Film, Go To

Go To: Donnie Darko (2001) dir. Richard Kelly


28 days. 6 hours. 42 minutes. 12 seconds. According to a large grey, skeletal-faced looking rabbit named Frank, this is when the world will end in Richard Kelly’s 2001 film, Donnie Darko.

In my junior high and high school days, Donnie Darko was an absolute favorite of mine. I spent more time than I’d like to admit trying to make sense of the time travel angle—more on that later—and debate away plot holes. It’s been some time since then, and I’m pleased to say that for this viewing I didn’t get too wrapped up on the parts of the movie that I don’t think are truly as integral.

Donnie Darko tells the story of the titular character (Jake Gyllenhaal), a teenage boy finding his way through high school, relationships, and mental illness. They allude to a history of some impulsive, destructive behaviors—though to his credit, it doesn’t sound like anyone was ever harmed in these events. He’s a bit of the troubled, misunderstood trope, a character who is deeply emotionally disturbed, but gosh he seems like a good guy at heart—not to mention someone hell bent on calling out the b.s. which, while a bit jarring, is admirable at its core.

Donnie, while sleepwalking one night (he does that a lot), comes across Frank, the giant rabbit, very much not a la Jimmy Stewart’s “Harvey.” Frank is deeply menacing in appearance—don’t think I didn’t fear waking up to him at the foot of my bed as a kid…and…more recently…his foreboding message doesn’t exactly give you the warm fuzzies either.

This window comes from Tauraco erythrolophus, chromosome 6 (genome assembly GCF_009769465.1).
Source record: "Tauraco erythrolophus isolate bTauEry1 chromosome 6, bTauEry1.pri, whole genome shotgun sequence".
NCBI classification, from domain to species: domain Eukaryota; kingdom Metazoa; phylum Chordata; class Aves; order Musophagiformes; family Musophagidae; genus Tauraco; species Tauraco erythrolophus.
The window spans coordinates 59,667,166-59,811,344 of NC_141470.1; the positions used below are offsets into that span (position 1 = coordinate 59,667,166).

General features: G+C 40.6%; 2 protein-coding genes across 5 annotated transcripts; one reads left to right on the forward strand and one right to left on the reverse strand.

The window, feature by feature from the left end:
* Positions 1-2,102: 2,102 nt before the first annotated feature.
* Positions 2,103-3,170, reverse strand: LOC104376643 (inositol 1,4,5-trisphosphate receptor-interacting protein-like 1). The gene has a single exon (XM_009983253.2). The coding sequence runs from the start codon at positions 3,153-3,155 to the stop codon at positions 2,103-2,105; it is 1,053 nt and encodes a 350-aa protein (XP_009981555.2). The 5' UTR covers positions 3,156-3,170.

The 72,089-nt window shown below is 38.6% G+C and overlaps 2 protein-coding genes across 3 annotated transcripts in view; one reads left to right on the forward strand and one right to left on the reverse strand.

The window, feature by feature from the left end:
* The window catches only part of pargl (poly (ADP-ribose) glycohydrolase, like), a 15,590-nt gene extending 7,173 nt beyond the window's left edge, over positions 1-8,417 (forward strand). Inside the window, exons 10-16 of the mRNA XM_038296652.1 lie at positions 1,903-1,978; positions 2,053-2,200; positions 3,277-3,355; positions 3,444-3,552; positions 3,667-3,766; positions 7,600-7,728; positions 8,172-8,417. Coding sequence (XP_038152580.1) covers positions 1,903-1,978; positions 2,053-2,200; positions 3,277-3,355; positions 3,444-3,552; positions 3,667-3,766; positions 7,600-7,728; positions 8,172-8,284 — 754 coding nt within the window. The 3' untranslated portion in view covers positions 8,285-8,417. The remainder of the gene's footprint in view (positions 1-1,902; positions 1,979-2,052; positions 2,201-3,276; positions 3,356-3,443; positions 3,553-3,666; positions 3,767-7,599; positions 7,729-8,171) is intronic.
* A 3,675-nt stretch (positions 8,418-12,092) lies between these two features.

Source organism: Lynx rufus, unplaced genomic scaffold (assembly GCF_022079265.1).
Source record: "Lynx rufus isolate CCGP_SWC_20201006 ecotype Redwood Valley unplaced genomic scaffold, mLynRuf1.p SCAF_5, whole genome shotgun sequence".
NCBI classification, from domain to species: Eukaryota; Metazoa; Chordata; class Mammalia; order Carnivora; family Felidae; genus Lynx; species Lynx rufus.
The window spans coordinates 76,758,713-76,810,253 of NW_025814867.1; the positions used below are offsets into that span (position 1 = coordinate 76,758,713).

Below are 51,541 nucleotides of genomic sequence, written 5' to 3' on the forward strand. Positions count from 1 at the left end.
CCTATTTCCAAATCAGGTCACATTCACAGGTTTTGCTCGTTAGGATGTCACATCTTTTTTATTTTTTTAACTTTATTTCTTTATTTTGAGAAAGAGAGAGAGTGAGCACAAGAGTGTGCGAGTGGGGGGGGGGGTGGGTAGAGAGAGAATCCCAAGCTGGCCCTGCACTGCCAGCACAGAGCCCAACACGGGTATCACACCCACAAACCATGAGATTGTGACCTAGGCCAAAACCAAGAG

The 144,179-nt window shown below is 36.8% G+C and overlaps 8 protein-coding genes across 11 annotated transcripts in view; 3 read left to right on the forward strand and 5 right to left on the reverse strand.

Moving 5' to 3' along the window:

Well wouldn’t you know it, thanks to Donnie’s nighttime routine, he narrowly avoids a jet engine from an unknown plane falling through the roof, and into his bedroom. Talk about a lucky break. Perhaps I should be a little less critical of Frank…

This almost-brush with death leads Donnie on a quest to better understand time travel. Here’s where I got a little too caught up in the past. While it’s very interesting to try and figure out, I don’t think it’s really at the heart of this film.

Donnie Darko is a unique movie, filled with mostly endearing characters, from Donnie’s girlfriend, Gretchen (Jena Malone), English teacher (Drew Barrymore), and the titular character himself, to name a few. Even the “fear-resistant” teacher, Kitty (Beth Grant), both infuriates and cracks me up simultaneously.

In my mind, this film is a piece of art. The score fits perfectly throughout, especially ominous, and eerie as needed. The occasional quick-motion pacing is a nice nod to the time travel bit, without being too on the nose.

Donnie’s heart is what I find so compelling. Watching Donnie navigate the world and the people around him is fascinating. Donnie’s thought process and ultimate decision making is heartbreaking.

After another viewing, I would say this movie has withstood the test of time and is one I will likely revisit more often.

Donnie Darko
dir. Richard Kelly
113 min.

Special Halloween screening of the original theatrical cut!
Screens Tuesday, 10/31, 5:30pm & 10:00pm @ Brattle Theatre

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